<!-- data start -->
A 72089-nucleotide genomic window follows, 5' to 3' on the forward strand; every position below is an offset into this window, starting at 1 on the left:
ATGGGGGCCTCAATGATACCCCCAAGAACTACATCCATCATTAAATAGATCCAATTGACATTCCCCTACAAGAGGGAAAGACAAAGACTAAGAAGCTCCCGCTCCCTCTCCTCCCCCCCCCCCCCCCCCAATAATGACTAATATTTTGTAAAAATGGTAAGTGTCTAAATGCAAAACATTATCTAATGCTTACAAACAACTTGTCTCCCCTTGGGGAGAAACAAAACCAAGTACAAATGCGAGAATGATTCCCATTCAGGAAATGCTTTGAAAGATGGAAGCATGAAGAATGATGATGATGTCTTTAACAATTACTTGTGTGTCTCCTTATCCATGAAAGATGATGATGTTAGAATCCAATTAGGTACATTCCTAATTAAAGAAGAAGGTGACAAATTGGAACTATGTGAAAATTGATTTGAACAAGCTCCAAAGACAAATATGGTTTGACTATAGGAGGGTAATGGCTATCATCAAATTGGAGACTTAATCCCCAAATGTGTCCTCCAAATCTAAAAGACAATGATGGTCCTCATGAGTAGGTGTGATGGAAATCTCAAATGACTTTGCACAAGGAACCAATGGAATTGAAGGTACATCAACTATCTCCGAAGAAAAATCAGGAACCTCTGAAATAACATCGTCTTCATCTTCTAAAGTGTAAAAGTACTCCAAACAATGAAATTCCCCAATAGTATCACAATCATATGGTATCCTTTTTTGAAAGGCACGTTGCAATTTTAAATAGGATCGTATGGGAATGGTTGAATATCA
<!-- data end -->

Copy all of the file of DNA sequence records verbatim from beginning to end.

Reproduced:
A 72089-nucleotide genomic window follows, 5' to 3' on the forward strand; every position below is an offset into this window, starting at 1 on the left:
ATGGGGGCCTCAATGATACCCCCAAGAACTACATCCATCATTAAATAGATCCAATTGACATTCCCCTACAAGAGGGAAAGACAAAGACTAAGAAGCTCCCGCTCCCTCTCCTCCCCCCCCCCCCCCCCCAATAATGACTAATATTTTGTAAAAATGGTAAGTGTCTAAATGCAAAACATTATCTAATGCTTACAAACAACTTGTCTCCCCTTGGGGAGAAACAAAACCAAGTACAAATGCGAGAATGATTCCCATTCAGGAAATGCTTTGAAAGATGGAAGCATGAAGAATGATGATGATGTCTTTAACAATTACTTGTGTGTCTCCTTATCCATGAAAGATGATGATGTTAGAATCCAATTAGGTACATTCCTAATTAAAGAAGAAGGTGACAAATTGGAACTATGTGAAAATTGATTTGAACAAGCTCCAAAGACAAATATGGTTTGACTATAGGAGGGTAATGGCTATCATCAAATTGGAGACTTAATCCCCAAATGTGTCCTCCAAATCTAAAAGACAATGATGGTCCTCATGAGTAGGTGTGATGGAAATCTCAAATGACTTTGCACAAGGAACCAATGGAATTGAAGGTACATCAACTATCTCCGAAGAAAAATCAGGAACCTCTGAAATAACATCGTCTTCATCTTCTAAAGTGTAAAAGTACTCCAAACAATGAAATTCCCCAATAGTATCACAATCATATGGTATCCTTTTTTGAAAGGCACGTTGCAATTTTAAATAGGATCGTATGGGAATGGTTGAATATCA